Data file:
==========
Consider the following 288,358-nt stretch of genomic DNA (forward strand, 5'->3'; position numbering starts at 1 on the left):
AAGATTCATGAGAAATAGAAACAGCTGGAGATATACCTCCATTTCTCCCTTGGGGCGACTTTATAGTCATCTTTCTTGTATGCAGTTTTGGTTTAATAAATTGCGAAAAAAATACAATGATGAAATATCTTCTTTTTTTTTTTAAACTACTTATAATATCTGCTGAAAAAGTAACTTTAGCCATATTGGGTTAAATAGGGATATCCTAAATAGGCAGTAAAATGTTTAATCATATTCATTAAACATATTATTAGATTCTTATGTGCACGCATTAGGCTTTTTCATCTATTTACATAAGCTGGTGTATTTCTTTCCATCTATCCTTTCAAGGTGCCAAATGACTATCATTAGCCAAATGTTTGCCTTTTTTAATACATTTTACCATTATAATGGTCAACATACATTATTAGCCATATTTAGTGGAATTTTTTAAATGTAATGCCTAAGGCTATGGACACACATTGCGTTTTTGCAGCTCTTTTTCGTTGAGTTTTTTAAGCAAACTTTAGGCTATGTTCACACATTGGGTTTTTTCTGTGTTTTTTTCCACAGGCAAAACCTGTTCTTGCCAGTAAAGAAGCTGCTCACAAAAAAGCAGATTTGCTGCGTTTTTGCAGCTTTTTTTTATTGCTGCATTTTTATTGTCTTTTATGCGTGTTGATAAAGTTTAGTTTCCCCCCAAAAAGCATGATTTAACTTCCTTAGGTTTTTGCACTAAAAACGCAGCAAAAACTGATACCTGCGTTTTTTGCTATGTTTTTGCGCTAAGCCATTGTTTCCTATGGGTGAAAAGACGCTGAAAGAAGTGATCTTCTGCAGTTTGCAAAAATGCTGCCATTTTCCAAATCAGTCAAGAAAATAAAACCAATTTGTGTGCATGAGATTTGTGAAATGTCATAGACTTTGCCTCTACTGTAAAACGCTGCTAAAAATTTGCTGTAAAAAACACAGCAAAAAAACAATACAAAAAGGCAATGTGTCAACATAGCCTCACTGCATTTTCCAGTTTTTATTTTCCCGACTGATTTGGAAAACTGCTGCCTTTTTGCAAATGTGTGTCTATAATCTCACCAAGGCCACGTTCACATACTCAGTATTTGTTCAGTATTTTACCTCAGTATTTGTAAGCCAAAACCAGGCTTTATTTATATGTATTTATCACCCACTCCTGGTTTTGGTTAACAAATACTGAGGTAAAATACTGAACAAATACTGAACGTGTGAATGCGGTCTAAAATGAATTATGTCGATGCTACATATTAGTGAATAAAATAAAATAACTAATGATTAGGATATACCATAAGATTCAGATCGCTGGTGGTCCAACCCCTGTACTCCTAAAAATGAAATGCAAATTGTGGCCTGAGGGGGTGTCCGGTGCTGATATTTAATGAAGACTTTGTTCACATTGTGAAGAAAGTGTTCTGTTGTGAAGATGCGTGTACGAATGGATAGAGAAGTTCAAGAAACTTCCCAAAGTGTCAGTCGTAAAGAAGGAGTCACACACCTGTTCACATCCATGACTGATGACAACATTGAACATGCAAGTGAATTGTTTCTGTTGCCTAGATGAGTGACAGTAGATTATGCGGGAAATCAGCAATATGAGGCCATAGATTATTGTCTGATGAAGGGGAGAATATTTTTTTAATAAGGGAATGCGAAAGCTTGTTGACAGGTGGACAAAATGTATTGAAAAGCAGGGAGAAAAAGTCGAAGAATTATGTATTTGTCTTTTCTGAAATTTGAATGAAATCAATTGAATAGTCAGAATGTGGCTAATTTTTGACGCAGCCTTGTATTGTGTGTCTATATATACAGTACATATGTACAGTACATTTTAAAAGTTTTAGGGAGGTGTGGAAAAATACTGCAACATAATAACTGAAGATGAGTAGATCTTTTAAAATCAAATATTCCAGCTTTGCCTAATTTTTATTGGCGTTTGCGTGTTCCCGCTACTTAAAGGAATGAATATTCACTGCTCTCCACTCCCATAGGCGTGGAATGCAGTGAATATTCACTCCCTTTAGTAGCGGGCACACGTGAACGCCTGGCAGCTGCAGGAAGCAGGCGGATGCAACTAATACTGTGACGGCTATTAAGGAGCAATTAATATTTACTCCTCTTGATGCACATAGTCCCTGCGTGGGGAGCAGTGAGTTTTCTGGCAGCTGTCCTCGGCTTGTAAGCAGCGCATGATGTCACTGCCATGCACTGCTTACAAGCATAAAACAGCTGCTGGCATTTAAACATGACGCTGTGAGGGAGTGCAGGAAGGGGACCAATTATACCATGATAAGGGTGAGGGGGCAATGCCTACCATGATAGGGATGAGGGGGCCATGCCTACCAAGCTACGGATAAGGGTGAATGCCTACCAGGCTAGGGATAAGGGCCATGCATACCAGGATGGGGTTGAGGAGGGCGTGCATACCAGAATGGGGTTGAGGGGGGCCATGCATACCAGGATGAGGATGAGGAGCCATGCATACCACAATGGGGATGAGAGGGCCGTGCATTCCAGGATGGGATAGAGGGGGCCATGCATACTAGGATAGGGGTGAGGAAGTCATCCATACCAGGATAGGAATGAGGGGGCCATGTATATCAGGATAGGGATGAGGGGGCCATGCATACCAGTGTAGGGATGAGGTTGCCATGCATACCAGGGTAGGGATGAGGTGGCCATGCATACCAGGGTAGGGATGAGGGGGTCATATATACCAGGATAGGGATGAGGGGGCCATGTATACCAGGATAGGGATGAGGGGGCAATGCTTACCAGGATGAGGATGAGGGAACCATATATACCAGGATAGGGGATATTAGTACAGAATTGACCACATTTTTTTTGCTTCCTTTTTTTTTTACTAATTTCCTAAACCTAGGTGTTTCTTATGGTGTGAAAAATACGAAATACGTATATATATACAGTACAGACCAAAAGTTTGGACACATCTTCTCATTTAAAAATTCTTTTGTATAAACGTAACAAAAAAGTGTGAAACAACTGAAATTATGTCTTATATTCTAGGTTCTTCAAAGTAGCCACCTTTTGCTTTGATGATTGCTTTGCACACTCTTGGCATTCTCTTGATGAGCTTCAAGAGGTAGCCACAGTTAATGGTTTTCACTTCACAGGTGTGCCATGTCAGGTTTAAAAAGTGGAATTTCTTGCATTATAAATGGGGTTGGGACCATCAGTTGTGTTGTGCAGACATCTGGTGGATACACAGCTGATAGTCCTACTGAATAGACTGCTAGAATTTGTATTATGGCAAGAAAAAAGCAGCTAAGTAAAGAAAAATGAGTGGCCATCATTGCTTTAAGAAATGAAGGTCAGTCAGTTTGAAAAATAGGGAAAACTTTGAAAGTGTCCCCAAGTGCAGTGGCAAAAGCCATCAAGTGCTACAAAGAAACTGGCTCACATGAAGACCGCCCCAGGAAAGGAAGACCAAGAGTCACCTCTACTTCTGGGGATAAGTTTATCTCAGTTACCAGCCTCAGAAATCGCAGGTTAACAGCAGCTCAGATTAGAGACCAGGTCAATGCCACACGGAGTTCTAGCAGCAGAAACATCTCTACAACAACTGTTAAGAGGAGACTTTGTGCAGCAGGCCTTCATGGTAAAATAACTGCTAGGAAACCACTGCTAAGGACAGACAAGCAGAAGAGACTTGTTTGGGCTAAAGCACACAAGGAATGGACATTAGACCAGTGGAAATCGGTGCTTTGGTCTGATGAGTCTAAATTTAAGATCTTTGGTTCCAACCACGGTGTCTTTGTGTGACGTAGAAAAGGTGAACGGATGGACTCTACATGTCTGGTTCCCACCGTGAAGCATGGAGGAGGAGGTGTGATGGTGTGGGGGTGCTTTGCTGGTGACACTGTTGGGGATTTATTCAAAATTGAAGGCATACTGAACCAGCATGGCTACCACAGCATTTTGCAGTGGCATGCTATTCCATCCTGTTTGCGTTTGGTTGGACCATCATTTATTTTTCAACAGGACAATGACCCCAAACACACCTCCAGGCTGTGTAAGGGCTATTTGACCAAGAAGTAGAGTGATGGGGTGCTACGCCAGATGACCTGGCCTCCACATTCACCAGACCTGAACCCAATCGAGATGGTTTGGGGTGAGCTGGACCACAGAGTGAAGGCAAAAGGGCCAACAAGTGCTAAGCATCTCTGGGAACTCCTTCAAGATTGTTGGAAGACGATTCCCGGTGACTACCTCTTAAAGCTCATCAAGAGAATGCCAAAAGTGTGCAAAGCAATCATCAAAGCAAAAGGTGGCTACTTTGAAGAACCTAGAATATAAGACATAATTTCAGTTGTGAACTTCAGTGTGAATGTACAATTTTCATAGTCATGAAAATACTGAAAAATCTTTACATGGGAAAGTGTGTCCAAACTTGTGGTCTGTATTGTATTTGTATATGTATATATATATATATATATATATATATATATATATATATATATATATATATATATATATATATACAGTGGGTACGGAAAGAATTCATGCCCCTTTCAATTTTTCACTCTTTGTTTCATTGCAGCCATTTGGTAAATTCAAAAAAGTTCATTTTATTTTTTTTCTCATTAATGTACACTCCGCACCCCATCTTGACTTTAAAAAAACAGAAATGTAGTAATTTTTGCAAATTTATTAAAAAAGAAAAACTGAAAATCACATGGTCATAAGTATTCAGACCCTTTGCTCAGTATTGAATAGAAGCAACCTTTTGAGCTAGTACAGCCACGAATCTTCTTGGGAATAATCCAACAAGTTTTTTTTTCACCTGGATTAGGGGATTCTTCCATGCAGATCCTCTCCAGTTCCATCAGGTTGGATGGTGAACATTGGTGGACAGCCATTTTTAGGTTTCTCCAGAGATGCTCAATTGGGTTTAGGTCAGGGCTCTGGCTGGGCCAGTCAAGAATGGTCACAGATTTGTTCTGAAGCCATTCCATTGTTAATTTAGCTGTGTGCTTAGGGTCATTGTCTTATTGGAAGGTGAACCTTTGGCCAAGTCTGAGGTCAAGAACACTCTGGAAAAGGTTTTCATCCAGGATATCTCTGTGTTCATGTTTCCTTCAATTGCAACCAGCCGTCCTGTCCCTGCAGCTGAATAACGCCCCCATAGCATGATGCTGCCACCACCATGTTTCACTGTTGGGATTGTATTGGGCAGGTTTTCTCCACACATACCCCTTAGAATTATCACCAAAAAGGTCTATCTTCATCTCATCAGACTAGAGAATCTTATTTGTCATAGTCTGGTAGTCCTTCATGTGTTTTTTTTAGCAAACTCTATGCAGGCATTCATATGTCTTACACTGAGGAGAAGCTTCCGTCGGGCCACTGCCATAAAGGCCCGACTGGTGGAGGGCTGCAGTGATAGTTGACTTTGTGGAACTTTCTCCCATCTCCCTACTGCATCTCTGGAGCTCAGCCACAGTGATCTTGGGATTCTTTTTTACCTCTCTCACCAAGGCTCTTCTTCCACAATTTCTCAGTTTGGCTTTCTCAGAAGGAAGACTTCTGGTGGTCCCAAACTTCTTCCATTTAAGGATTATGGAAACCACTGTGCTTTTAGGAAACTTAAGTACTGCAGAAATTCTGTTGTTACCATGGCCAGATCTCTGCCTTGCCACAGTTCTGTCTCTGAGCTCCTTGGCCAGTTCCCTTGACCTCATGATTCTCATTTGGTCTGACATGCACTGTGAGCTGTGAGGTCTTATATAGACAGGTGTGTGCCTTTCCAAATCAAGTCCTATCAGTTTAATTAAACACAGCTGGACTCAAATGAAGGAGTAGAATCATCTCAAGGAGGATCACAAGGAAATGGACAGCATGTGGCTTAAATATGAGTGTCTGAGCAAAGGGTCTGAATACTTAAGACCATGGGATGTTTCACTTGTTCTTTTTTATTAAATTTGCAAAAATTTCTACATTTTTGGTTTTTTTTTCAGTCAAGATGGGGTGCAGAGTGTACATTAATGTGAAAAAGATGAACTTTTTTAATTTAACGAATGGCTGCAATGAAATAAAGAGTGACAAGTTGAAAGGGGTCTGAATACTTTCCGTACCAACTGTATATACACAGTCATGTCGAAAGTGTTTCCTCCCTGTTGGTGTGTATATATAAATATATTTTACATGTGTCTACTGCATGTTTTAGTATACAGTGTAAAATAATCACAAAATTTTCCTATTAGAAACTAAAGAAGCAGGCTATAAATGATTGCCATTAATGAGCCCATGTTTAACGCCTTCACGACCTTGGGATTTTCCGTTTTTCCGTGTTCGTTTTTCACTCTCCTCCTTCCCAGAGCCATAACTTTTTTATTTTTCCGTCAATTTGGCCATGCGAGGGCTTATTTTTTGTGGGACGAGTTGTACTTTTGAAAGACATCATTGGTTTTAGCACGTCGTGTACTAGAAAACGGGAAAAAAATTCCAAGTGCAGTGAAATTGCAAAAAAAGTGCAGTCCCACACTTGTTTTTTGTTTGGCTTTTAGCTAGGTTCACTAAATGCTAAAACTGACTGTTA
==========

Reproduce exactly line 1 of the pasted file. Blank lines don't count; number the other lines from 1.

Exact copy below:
Consider the following 288,358-nt stretch of genomic DNA (forward strand, 5'->3'; position numbering starts at 1 on the left):